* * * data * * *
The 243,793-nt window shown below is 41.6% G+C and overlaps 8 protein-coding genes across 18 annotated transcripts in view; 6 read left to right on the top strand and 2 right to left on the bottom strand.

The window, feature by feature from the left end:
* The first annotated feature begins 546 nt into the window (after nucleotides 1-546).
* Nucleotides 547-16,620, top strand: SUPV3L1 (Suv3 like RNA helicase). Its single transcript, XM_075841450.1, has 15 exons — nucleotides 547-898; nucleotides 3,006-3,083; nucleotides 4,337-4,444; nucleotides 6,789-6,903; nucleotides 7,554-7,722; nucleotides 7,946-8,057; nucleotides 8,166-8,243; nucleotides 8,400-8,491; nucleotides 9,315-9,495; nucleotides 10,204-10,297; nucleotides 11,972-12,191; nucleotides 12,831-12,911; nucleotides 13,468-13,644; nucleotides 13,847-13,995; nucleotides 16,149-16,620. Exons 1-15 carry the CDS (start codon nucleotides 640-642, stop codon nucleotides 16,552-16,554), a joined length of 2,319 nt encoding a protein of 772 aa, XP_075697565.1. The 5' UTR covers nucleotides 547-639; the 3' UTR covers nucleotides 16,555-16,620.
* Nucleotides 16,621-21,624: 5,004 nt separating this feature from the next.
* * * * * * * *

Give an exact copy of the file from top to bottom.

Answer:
The 243,793-nt window shown below is 41.6% G+C and overlaps 8 protein-coding genes across 18 annotated transcripts in view; 6 read left to right on the top strand and 2 right to left on the bottom strand.

The window, feature by feature from the left end:
* The first annotated feature begins 546 nt into the window (after nucleotides 1-546).
* Nucleotides 547-16,620, top strand: SUPV3L1 (Suv3 like RNA helicase). Its single transcript, XM_075841450.1, has 15 exons — nucleotides 547-898; nucleotides 3,006-3,083; nucleotides 4,337-4,444; nucleotides 6,789-6,903; nucleotides 7,554-7,722; nucleotides 7,946-8,057; nucleotides 8,166-8,243; nucleotides 8,400-8,491; nucleotides 9,315-9,495; nucleotides 10,204-10,297; nucleotides 11,972-12,191; nucleotides 12,831-12,911; nucleotides 13,468-13,644; nucleotides 13,847-13,995; nucleotides 16,149-16,620. Exons 1-15 carry the CDS (start codon nucleotides 640-642, stop codon nucleotides 16,552-16,554), a joined length of 2,319 nt encoding a protein of 772 aa, XP_075697565.1. The 5' UTR covers nucleotides 547-639; the 3' UTR covers nucleotides 16,555-16,620.
* Nucleotides 16,621-21,624: 5,004 nt separating this feature from the next.